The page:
As an adult, it is important to stay up to date with vaccines to lower your chances of getting sick. There are vaccines recommended for all adults, and some vaccines are needed especially if you are pregnant, have diabetes or other chronic conditions, or if you are a smoker. Vaccines are available from your primary care provider, OB-GYN, or local pharmacy. Learn more about the vaccines adults should have and the diseases they prevent.

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New RSV vaccines for adults ages 60 and older are now available. The U.S. Food and Drug Administration (FDA) recently approved a vaccine against respiratory syncytial virus (RSV) for older adults. Adults aged 60 and older may get a single dose of the vaccine based on discussions with their health care provider about whether RSV vaccination is right for them. Talk to your health care provider or click here to learn more

Did you know?

People 65 and over with Medicare Part D drug coverage now pay nothing out-of-pocket for even more recommended vaccines. Visit to learn more. 

What Adults Should Know About Vaccinations

Immunizations and Disease-Prevention

Vaccines are needed throughout an adult’s life to prevent disease. If you got all your vaccines as a child, the protection from some vaccines can wear off over time. You may also be at risk for other diseases due to your job, lifestyle, travel, or health conditions. Vaccines lower your chance of getting sick and spreading certain diseases. To learn more about why vaccines are important in your adult life, read 3 Important Reasons for Adults to Get Vaccinated.

Important Vaccines When Pregnant

Pregnant women should get flu, COVID-19 and whooping cough (also called Tdap) vaccines. Vaccines are an important part of a healthy pregnancy. Getting vaccines during your pregnancy can provide your newborn with some early disease protection. Pregnant women should get the flu vaccine, COVID-19 and whopping cough vaccine (also called Tdap). Your OB/GYN, midwife, or another healthcare professional may recommend other vaccines either before, during or after your pregnancy.

Get more information from the CDC

Vaccines You May Need and When

Talk to your health care provider to find out exactly which vaccines you may need based on your age, health conditions, job, travel and other factors. After you take the quiz, discuss the list with your doctor or health care professional.

Refer to the Immunization Schedule for current recommendations for adults based on age and health condition, including pregnancy.

Chronic Health and Immunization

Adults with COPD, asthma, heart disease or diabetes, may have unique vaccine needs. It is especially important for adults with chronic health conditions to be up-to-date on recommended vaccinations. For example, those with certain health conditions like chronic lung disease, diabetes or heart disease are more likely to get very sick from COVID-19; for these individuals, it is especially important to stay up-to-date with COVID-19 vaccines. Find out what you need to know about routine vaccines:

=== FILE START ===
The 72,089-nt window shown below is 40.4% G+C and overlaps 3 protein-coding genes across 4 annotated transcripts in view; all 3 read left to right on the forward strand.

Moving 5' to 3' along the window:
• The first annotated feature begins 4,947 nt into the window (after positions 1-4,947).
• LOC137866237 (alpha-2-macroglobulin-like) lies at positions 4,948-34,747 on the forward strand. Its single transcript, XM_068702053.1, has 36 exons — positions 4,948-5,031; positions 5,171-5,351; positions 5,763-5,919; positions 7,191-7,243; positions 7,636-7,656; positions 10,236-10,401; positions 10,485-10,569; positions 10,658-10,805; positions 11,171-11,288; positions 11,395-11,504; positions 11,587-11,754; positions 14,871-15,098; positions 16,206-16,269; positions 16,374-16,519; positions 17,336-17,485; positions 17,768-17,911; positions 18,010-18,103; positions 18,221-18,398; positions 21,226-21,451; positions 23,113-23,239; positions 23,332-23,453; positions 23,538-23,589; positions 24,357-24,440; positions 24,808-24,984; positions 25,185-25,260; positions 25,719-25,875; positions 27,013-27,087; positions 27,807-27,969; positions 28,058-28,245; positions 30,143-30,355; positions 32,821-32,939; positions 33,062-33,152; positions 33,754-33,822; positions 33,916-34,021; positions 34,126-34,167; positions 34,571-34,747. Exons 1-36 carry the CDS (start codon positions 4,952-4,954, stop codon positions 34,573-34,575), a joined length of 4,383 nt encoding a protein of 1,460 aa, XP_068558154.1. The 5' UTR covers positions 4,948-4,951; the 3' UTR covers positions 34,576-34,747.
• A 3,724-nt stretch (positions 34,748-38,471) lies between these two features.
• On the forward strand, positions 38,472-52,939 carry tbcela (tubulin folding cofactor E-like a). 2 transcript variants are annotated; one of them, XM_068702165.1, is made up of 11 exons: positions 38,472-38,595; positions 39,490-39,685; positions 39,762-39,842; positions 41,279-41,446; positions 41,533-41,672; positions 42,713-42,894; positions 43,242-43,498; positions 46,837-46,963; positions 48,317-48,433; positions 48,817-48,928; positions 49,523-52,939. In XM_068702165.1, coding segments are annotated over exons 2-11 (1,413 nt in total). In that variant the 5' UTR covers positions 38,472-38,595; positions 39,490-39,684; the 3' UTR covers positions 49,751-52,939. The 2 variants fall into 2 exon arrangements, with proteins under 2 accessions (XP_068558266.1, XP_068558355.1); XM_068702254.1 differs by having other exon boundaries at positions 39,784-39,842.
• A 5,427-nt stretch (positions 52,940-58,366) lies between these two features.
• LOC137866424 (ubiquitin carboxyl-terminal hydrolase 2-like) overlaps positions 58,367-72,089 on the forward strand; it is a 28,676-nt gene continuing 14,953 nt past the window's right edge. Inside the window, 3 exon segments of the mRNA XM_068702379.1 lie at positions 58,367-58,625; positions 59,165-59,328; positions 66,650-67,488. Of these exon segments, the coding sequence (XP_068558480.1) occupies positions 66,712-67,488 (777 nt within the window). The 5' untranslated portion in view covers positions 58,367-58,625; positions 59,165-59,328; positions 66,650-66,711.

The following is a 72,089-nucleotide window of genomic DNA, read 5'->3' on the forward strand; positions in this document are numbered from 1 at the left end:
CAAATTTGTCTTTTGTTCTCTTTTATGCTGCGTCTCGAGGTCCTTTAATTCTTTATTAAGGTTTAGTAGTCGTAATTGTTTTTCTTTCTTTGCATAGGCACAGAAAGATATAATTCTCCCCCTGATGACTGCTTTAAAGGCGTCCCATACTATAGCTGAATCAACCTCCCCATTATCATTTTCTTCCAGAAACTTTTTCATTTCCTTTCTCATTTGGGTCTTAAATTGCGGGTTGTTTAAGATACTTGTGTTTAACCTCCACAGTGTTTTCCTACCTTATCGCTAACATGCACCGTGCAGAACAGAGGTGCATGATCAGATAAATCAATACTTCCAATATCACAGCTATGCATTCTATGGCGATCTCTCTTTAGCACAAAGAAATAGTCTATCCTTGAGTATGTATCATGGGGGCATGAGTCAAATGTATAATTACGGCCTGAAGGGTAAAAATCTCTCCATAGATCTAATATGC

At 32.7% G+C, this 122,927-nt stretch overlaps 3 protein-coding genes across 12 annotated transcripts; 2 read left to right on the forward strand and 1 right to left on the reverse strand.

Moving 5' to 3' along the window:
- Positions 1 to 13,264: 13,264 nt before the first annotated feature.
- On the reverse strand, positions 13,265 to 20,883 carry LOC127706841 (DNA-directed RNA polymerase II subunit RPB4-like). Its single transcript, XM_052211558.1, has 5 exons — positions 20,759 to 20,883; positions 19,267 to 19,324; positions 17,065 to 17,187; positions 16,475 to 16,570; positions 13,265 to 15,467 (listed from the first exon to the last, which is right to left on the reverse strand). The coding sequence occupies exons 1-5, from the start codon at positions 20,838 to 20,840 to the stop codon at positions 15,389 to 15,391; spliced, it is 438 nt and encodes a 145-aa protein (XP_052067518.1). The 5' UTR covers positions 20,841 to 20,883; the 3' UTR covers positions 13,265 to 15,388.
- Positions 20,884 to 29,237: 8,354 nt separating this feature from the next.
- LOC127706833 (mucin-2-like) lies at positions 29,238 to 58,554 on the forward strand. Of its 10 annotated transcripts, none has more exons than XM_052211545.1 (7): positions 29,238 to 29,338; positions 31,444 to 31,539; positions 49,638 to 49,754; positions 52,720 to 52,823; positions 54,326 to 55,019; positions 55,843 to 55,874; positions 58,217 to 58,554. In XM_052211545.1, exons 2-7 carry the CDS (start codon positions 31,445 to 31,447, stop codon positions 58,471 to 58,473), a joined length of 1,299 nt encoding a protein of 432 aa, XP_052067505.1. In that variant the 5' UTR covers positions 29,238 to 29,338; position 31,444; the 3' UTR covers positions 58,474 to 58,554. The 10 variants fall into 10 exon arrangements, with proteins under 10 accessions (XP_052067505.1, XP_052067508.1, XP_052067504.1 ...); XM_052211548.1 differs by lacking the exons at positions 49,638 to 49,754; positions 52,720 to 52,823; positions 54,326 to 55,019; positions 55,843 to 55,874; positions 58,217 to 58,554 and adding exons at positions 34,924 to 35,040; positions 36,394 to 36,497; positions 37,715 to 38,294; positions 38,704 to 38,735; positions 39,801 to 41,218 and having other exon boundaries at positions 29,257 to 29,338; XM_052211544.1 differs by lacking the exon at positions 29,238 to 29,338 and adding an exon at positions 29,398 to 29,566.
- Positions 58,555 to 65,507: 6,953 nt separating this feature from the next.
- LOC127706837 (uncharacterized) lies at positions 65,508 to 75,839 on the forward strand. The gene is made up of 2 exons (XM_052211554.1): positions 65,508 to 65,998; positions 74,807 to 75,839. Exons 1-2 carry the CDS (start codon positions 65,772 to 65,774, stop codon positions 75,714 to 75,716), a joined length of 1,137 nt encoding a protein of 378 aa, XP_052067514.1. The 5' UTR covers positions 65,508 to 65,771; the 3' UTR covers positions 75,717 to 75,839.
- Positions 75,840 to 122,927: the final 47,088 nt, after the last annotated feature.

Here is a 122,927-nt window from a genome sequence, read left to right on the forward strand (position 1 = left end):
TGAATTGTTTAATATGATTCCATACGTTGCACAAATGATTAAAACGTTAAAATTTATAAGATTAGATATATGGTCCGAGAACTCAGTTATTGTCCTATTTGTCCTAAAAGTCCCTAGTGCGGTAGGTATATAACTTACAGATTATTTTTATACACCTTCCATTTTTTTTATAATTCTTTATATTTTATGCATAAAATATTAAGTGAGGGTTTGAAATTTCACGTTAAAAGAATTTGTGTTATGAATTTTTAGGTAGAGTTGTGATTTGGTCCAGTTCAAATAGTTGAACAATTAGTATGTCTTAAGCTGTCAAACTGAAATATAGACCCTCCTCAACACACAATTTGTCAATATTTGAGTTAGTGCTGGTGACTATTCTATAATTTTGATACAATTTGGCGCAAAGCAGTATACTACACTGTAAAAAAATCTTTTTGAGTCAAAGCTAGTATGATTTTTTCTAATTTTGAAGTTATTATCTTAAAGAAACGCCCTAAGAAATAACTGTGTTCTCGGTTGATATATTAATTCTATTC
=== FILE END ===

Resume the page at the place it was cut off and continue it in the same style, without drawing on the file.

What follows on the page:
Health Care Personnel and Immunization

Health care personnel have unique vaccine needs. People working in health care settings who have the potential for exposure to patients and infectious material have certain vaccine needs. Refer to this summary of recommended vaccines and recommendations for health-care personnel. In short, vaccines are recommended for hepatitis B, influenza, MMR, varicella, tetanus, diphtheria, pertussis and meningococcal disease.

Learn more about immunization of health care personnel from the CDC

Immunization History and Records

Your doctor may have your vaccination history. If you do not have a vaccination record, now is a good time to start one. The Immunization Registry may also have a record of your vaccinations. For help finding your record, contact Immunization Registry User Support at 888-688-4667 or

Getting Immunized at a Pharmacy

You can get vaccinated at pharmacies in Vermont. Pharmacies in Vermont can vaccinate adults starting at age 18, and they can bill insurance. Ask the pharmacy questions about cost and billing. Enter your zip code in the Vaccine Finder to locate a pharmacy that provides vaccines near you.

State-Supplied Vaccines

The Vermont Immunization Program supplies some vaccines at no cost. The Vermont Immunization Program supplies primary care providers with all recommended vaccines for adults (except flu) 19–64 years of age. Although some health care providers may charge patients small fees for the administration of vaccine, Vermont supplies these vaccines to health care providers free of charge. People without health insurance may receive vaccines at no cost through the Health Department Local Offices. The program cannot currently provide vaccines for those 65 years and older, as Medicare doesn’t pay into the Vermont Vaccine Purchasing Program. Many providers have vaccines available for those 65 and older.

Visit your Local Health Office immunization webpage to learn more about scheduling an immunization appointment.

Contact Us

Contact your immunization public health nurse at your Local Health Office if you have questions about immunizations for adults. Or, you may contact the Immunization Program at or 802-863-7638.

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